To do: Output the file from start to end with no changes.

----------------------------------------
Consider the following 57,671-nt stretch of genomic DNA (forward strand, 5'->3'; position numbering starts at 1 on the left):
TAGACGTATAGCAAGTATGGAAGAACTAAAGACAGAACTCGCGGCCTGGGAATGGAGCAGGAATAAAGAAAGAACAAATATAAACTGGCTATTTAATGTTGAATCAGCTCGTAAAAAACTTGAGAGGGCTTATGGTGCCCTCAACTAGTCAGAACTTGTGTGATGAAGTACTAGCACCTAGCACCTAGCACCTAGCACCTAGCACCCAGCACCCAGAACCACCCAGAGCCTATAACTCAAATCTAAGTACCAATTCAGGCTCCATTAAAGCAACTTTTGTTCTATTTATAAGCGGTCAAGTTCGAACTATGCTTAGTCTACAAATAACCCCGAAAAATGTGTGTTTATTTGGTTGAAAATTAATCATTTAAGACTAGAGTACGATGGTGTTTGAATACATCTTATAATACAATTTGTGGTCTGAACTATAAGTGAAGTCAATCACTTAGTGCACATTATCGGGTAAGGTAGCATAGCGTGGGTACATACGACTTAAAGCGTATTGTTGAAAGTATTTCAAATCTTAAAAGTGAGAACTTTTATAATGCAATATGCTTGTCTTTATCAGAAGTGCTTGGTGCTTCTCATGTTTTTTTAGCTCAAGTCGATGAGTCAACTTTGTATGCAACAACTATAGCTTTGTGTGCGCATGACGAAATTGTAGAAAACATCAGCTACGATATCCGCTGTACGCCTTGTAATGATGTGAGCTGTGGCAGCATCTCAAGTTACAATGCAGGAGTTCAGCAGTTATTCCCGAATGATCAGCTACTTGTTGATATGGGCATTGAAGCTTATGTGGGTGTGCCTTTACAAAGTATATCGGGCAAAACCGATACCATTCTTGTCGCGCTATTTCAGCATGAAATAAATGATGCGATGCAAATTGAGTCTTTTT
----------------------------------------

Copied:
Consider the following 57,671-nt stretch of genomic DNA (forward strand, 5'->3'; position numbering starts at 1 on the left):
TAGACGTATAGCAAGTATGGAAGAACTAAAGACAGAACTCGCGGCCTGGGAATGGAGCAGGAATAAAGAAAGAACAAATATAAACTGGCTATTTAATGTTGAATCAGCTCGTAAAAAACTTGAGAGGGCTTATGGTGCCCTCAACTAGTCAGAACTTGTGTGATGAAGTACTAGCACCTAGCACCTAGCACCTAGCACCTAGCACCCAGCACCCAGAACCACCCAGAGCCTATAACTCAAATCTAAGTACCAATTCAGGCTCCATTAAAGCAACTTTTGTTCTATTTATAAGCGGTCAAGTTCGAACTATGCTTAGTCTACAAATAACCCCGAAAAATGTGTGTTTATTTGGTTGAAAATTAATCATTTAAGACTAGAGTACGATGGTGTTTGAATACATCTTATAATACAATTTGTGGTCTGAACTATAAGTGAAGTCAATCACTTAGTGCACATTATCGGGTAAGGTAGCATAGCGTGGGTACATACGACTTAAAGCGTATTGTTGAAAGTATTTCAAATCTTAAAAGTGAGAACTTTTATAATGCAATATGCTTGTCTTTATCAGAAGTGCTTGGTGCTTCTCATGTTTTTTTAGCTCAAGTCGATGAGTCAACTTTGTATGCAACAACTATAGCTTTGTGTGCGCATGACGAAATTGTAGAAAACATCAGCTACGATATCCGCTGTACGCCTTGTAATGATGTGAGCTGTGGCAGCATCTCAAGTTACAATGCAGGAGTTCAGCAGTTATTCCCGAATGATCAGCTACTTGTTGATATGGGCATTGAAGCTTATGTGGGTGTGCCTTTACAAAGTATATCGGGCAAAACCGATACCATTCTTGTCGCGCTATTTCAGCATGAAATAAATGATGCGATGCAAATTGAGTCTTTTT